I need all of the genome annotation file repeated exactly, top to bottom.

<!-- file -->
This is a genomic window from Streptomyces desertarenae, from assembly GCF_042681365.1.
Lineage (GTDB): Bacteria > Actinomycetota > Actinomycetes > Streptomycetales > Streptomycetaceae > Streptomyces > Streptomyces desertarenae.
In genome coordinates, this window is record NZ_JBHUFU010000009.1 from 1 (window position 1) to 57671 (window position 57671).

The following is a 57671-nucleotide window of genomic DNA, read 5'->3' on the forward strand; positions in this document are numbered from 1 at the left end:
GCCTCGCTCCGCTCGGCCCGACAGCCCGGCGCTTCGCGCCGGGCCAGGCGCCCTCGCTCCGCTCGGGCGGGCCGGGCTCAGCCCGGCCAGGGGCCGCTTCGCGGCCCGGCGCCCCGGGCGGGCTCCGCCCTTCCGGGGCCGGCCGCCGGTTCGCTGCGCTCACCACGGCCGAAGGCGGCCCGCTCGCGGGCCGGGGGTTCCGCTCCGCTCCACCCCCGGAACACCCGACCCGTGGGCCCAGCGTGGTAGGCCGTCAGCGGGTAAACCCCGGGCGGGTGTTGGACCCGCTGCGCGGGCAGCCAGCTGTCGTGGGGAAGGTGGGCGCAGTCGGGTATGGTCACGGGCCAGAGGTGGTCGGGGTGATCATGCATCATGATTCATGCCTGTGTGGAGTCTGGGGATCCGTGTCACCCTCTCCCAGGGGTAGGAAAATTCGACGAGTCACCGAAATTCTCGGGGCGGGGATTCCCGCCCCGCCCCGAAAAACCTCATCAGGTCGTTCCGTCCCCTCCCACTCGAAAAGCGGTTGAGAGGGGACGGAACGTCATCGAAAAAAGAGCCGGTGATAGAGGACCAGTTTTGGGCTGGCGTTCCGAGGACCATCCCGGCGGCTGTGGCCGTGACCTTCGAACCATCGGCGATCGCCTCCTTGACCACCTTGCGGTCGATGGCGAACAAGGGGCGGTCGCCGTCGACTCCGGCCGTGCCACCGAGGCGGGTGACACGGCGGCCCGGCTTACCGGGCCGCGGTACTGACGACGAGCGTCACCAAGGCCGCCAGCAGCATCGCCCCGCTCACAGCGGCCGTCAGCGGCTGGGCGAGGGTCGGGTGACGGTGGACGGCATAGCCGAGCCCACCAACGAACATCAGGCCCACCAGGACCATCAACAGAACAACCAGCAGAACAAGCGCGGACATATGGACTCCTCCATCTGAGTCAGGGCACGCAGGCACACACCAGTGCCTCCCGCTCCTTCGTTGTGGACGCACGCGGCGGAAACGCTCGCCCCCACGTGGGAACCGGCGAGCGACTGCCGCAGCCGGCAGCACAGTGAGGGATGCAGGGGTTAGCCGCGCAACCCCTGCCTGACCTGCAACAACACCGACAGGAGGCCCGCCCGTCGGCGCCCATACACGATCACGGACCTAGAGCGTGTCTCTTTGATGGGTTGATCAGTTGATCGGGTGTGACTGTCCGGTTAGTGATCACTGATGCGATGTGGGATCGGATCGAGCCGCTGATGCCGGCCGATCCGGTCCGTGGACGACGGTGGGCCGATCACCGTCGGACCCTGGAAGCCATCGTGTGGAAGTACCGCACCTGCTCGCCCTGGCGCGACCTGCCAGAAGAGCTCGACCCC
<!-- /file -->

This is a genomic window from Streptomyces desertarenae, from assembly GCF_042681365.1.
Lineage (GTDB): Bacteria > Actinomycetota > Actinomycetes > Streptomycetales > Streptomycetaceae > Streptomyces > Streptomyces desertarenae.
In genome coordinates, this window is record NZ_JBHUFU010000009.1 from 1 (window position 1) to 57671 (window position 57671).

The following is a 57671-nucleotide window of genomic DNA, read 5'->3' on the forward strand; positions in this document are numbered from 1 at the left end:
GCCTCGCTCCGCTCGGCCCGACAGCCCGGCGCTTCGCGCCGGGCCAGGCGCCCTCGCTCCGCTCGGGCGGGCCGGGCTCAGCCCGGCCAGGGGCCGCTTCGCGGCCCGGCGCCCCGGGCGGGCTCCGCCCTTCCGGGGCCGGCCGCCGGTTCGCTGCGCTCACCACGGCCGAAGGCGGCCCGCTCGCGGGCCGGGGGTTCCGCTCCGCTCCACCCCCGGAACACCCGACCCGTGGGCCCAGCGTGGTAGGCCGTCAGCGGGTAAACCCCGGGCGGGTGTTGGACCCGCTGCGCGGGCAGCCAGCTGTCGTGGGGAAGGTGGGCGCAGTCGGGTATGGTCACGGGCCAGAGGTGGTCGGGGTGATCATGCATCATGATTCATGCCTGTGTGGAGTCTGGGGATCCGTGTCACCCTCTCCCAGGGGTAGGAAAATTCGACGAGTCACCGAAATTCTCGGGGCGGGGATTCCCGCCCCGCCCCGAAAAACCTCATCAGGTCGTTCCGTCCCCTCCCACTCGAAAAGCGGTTGAGAGGGGACGGAACGTCATCGAAAAAAGAGCCGGTGATAGAGGACCAGTTTTGGGCTGGCGTTCCGAGGACCATCCCGGCGGCTGTGGCCGTGACCTTCGAACCATCGGCGATCGCCTCCTTGACCACCTTGCGGTCGATGGCGAACAAGGGGCGGTCGCCGTCGACTCCGGCCGTGCCACCGAGGCGGGTGACACGGCGGCCCGGCTTACCGGGCCGCGGTACTGACGACGAGCGTCACCAAGGCCGCCAGCAGCATCGCCCCGCTCACAGCGGCCGTCAGCGGCTGGGCGAGGGTCGGGTGACGGTGGACGGCATAGCCGAGCCCACCAACGAACATCAGGCCCACCAGGACCATCAACAGAACAACCAGCAGAACAAGCGCGGACATATGGACTCCTCCATCTGAGTCAGGGCACGCAGGCACACACCAGTGCCTCCCGCTCCTTCGTTGTGGACGCACGCGGCGGAAACGCTCGCCCCCACGTGGGAACCGGCGAGCGACTGCCGCAGCCGGCAGCACAGTGAGGGATGCAGGGGTTAGCCGCGCAACCCCTGCCTGACCTGCAACAACACCGACAGGAGGCCCGCCCGTCGGCGCCCATACACGATCACGGACCTAGAGCGTGTCTCTTTGATGGGTTGATCAGTTGATCGGGTGTGACTGTCCGGTTAGTGATCACTGATGCGATGTGGGATCGGATCGAGCCGCTGATGCCGGCCGATCCGGTCCGTGGACGACGGTGGGCCGATCACCGTCGGACCCTGGAAGCCATCGTGTGGAAGTACCGCACCTGCTCGCCCTGGCGCGACCTGCCAGAAGAGCTCGACCCC